As the Aussie dollar fell to US$0.69 yesterday, thoughts are turning to what’s next for the local currency. Can the Aussie stabilise below $0.70 against the greenback in the long run? And just how far will it fall over the next 12–18 months?
Answering these questions was difficult just a few months ago. There were emerging signs the global economy was unravelling. Now there’s no question that we’re in the midst of a global cool down.
What’s playing out on markets now suggests we’re in for a prolonged slump. For better or worse, that gives us an insight into the future of the Aussie dollar.
This coming decline foreshadows a steeper fall in the dollar than you might expect. It’s not outlandish anymore to suggest a floor of $0.60 by 2017 for the Aussie. That would be a far cry from the $0.94 it traded for just 12 months ago.
Depending on your point of view, that could be either good or bad news.
On the one hand, it bodes well for Australia’s exporting sector. A weaker dollar helps make Aussie exports more competitive. Right now, the economy needs all the help it can get. At present, the Aussie economy is too reliant on consumers to raise demand. Boosting exports is the quickest route to sustainable growth.
On the other hand, a $0.69 currency won’t benefit Aussie consumers. Taking trips or buying overseas goods, may become much more expensive over the next 18 months.
For the sake of the economy however, let’s call this an encouraging development. What’s more, the Aussie won’t reach $0.60 overnight. This will be a drawn out affair, and we can expect to see upward swings from time to time. In the shorter term, the dollar should settle in a band between $0.68 and $0.71.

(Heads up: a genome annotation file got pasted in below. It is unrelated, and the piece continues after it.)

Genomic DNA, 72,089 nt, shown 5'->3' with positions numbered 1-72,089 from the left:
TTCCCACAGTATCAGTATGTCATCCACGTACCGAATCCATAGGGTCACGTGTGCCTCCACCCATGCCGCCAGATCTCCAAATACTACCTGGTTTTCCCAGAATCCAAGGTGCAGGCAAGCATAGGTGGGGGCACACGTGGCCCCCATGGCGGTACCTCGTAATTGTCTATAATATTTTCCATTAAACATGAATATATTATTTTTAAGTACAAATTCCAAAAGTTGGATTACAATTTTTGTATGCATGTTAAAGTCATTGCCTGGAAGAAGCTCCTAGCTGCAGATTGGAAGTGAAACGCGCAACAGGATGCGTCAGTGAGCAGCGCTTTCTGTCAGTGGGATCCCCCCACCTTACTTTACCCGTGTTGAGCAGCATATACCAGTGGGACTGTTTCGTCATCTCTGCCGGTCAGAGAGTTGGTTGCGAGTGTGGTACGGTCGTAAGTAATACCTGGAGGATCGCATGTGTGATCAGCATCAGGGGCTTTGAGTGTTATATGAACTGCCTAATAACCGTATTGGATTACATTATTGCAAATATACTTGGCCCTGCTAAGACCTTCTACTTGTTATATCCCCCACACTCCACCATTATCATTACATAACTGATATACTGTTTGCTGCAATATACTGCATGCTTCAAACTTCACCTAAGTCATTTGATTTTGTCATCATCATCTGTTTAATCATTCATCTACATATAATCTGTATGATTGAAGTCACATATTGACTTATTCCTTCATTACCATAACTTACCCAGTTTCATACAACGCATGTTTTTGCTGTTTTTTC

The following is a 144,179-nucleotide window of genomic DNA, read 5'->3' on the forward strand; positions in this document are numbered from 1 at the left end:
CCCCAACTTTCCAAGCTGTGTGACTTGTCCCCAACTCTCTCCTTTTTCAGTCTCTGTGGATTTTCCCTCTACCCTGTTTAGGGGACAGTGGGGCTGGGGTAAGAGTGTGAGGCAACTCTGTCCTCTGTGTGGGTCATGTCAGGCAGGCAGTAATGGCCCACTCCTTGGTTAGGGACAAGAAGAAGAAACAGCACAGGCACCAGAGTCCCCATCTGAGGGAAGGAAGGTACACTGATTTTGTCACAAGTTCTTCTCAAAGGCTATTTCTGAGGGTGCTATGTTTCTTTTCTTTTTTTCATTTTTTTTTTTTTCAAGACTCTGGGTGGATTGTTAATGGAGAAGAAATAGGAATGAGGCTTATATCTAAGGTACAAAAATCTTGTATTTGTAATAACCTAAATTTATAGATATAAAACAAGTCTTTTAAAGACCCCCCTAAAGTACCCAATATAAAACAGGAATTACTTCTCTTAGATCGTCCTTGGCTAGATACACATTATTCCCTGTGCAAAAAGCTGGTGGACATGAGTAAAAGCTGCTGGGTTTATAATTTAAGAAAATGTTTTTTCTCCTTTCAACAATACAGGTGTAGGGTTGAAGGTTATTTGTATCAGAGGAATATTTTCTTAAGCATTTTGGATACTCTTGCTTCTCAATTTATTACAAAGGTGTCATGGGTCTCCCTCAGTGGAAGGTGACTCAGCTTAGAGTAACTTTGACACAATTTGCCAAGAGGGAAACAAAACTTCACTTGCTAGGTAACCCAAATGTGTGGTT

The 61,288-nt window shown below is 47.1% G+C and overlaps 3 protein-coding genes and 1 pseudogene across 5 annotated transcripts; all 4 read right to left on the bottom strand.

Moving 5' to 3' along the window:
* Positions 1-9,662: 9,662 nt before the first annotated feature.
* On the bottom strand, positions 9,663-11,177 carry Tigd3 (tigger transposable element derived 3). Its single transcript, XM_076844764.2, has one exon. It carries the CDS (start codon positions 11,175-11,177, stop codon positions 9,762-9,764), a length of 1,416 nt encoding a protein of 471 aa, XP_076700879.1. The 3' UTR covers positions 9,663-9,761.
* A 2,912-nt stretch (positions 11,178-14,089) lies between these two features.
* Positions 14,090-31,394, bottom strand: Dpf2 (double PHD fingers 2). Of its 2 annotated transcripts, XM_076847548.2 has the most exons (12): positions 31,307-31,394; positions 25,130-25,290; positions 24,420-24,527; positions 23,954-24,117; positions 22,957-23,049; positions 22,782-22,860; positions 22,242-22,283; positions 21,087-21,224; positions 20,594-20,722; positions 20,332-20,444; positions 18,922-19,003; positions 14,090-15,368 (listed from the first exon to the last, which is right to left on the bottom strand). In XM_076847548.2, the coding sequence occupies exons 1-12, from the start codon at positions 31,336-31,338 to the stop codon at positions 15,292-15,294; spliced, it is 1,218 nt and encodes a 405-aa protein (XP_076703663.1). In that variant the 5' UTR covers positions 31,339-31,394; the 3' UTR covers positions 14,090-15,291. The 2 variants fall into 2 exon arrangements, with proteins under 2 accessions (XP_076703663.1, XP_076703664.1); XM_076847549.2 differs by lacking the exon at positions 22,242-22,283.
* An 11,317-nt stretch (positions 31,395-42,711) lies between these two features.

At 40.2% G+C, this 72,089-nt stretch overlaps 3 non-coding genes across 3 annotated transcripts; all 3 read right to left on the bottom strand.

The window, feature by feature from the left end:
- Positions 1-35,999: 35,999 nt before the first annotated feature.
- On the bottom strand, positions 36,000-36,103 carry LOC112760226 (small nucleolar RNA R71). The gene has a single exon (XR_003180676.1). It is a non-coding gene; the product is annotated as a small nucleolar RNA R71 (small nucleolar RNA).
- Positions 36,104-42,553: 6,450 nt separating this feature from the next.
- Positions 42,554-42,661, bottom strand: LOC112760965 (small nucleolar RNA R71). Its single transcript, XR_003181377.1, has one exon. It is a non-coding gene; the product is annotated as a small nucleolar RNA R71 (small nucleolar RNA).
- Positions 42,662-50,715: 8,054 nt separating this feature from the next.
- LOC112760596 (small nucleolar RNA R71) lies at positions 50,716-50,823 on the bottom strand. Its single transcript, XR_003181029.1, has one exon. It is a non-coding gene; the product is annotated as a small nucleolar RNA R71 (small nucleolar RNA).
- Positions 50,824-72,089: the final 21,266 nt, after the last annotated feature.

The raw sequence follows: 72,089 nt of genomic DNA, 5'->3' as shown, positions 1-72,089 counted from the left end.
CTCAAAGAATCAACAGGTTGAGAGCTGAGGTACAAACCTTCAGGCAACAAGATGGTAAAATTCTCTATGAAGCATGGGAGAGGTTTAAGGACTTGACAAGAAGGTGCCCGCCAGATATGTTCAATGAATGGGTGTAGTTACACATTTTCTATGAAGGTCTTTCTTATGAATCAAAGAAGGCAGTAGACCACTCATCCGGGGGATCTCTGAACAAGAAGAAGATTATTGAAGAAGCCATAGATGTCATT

Aussie dollar hit by coming recession
The outlook for the Aussie economy took a slide on the back of yesterday’s GDP figures. Economic growth in the quarter to June came in at 0.2%. That’s a big fall from 0.9% growth in Q1. Worse still, it raises the prospects for a recession in Q3.
Other commodity currencies, like Canada and Brazil, are already in recession. Australia won’t be far behind. I recently wrote about why Australia’s next in line. You can read that article by clicking here.
But a potential recession, however likely, is only a symptom of the world’s ills. We’re heading towards a downturn because our major trading partner, China, is sick.
China’s economy is coming under sustained pressure. And its desire for a ‘soft landing’ is looking less likely by the day. None of which bodes well for Australia’s own fortunes.
Take Chinese manufacturing data for August. Slowing factory activity played a major part in the Aussie dollar’s drop to $0.69 yesterday.
Worryingly, there’s no sign that things will improve in China anytime soon.
In fact, everything suggests they’re set for a sustained decline over the next few years. Trade terms are down, manufacturing is falling, and growth is stalling.
The government will do all it can to soften these blows, postponing the fallout for as long as possible. We’ll see further rate cuts, and more government funds propping up stocks.
But none of that will help Australia. We need Chinese demand for steel to rise again. Iron ore on its own accounts for one fifth of all export revenues.
Barring that, commodities revenues will continue their slide. As Chinese demand for iron ore and coal drops, it’ll drag on the dollar too.
At the same time, another cloud hanging over the dollar is US interest rates. At some point next year, the US Fed will begin hiking rates from near-zero. Once it does, it’ll put more pressure on the dollar. A rising US dollar weakens the Aussie dollar by default.
So that’s what’s in store for the dollar. China’s ongoing slowdown hurting Australia, US interest rates, and recessions. Keeping the dollar above $0.60 will take a miraculous swing in global fortunes. Don’t bet on that happening.
Contributor, Markets and Money
PS: The Reserve Bank decided to keep rates on hold at the current 2% low this week.
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